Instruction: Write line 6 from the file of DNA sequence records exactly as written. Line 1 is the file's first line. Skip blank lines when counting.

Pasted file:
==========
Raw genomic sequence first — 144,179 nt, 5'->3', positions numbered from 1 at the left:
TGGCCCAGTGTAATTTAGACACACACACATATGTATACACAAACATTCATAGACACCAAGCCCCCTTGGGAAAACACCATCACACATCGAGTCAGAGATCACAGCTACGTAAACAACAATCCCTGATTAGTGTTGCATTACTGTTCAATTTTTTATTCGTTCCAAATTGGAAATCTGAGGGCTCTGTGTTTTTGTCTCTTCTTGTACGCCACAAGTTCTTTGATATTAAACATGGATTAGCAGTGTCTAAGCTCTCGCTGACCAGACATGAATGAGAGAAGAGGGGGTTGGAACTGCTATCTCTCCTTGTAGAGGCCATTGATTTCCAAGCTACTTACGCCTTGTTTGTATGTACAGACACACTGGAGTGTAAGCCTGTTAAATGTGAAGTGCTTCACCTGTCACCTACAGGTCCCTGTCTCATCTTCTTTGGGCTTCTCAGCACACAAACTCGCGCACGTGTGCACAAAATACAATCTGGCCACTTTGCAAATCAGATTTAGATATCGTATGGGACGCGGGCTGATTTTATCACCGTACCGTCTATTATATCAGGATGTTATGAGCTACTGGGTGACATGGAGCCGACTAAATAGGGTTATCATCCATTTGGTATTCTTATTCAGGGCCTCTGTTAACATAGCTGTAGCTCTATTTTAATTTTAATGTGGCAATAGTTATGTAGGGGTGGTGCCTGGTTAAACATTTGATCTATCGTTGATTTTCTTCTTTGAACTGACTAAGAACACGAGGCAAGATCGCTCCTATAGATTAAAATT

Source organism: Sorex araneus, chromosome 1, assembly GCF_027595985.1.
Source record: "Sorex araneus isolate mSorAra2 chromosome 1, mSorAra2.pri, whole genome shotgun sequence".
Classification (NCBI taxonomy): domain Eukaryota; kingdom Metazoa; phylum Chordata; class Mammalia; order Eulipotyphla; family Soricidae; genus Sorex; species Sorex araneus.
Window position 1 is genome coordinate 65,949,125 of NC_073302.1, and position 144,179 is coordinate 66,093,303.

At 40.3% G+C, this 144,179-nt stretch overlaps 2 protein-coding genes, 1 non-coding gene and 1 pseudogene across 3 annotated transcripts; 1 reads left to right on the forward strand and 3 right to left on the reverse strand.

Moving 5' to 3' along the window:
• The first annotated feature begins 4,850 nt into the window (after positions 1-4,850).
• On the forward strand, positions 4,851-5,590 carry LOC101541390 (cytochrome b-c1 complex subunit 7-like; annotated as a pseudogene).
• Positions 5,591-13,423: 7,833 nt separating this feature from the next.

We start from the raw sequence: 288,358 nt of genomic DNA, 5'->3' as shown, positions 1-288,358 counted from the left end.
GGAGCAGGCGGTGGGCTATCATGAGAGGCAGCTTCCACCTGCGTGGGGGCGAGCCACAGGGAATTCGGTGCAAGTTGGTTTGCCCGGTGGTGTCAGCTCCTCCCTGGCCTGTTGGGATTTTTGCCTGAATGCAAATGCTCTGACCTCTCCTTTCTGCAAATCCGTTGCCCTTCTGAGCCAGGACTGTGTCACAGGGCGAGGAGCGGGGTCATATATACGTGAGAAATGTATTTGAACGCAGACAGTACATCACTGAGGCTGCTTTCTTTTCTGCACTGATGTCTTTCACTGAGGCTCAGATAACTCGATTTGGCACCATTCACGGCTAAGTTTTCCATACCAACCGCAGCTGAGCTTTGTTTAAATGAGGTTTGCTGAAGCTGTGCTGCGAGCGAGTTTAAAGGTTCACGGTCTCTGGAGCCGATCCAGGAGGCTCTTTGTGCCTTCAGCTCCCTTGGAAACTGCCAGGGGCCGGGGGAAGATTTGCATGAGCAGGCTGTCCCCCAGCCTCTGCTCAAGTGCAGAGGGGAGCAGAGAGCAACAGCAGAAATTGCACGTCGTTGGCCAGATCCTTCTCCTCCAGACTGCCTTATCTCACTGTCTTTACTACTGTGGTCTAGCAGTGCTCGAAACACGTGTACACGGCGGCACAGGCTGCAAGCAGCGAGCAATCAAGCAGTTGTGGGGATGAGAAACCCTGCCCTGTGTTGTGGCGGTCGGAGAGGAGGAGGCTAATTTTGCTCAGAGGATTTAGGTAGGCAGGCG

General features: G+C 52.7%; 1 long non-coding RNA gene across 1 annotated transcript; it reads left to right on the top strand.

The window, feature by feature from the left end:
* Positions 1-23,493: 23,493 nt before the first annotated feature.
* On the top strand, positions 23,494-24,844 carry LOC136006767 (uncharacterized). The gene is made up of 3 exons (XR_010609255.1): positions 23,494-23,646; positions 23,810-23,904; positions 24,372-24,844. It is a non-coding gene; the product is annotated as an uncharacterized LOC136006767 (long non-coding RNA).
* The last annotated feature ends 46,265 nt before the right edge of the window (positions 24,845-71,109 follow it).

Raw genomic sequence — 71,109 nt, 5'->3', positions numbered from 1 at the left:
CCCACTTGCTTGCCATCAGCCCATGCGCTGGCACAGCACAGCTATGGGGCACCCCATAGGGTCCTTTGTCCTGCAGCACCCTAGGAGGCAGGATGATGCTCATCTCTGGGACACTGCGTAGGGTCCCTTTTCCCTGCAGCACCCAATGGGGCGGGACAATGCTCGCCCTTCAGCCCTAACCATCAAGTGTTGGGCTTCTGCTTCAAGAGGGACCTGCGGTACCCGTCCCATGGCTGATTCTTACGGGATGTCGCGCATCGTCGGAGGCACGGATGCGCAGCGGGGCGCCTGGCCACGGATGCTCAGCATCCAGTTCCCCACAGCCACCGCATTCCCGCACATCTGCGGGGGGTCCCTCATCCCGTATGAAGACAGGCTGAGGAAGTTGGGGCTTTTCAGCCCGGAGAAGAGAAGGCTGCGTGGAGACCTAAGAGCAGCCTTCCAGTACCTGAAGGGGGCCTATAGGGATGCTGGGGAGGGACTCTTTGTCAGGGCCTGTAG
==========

Window position 1 is genome coordinate 65,949,125 of NC_073302.1, and position 144,179 is coordinate 66,093,303.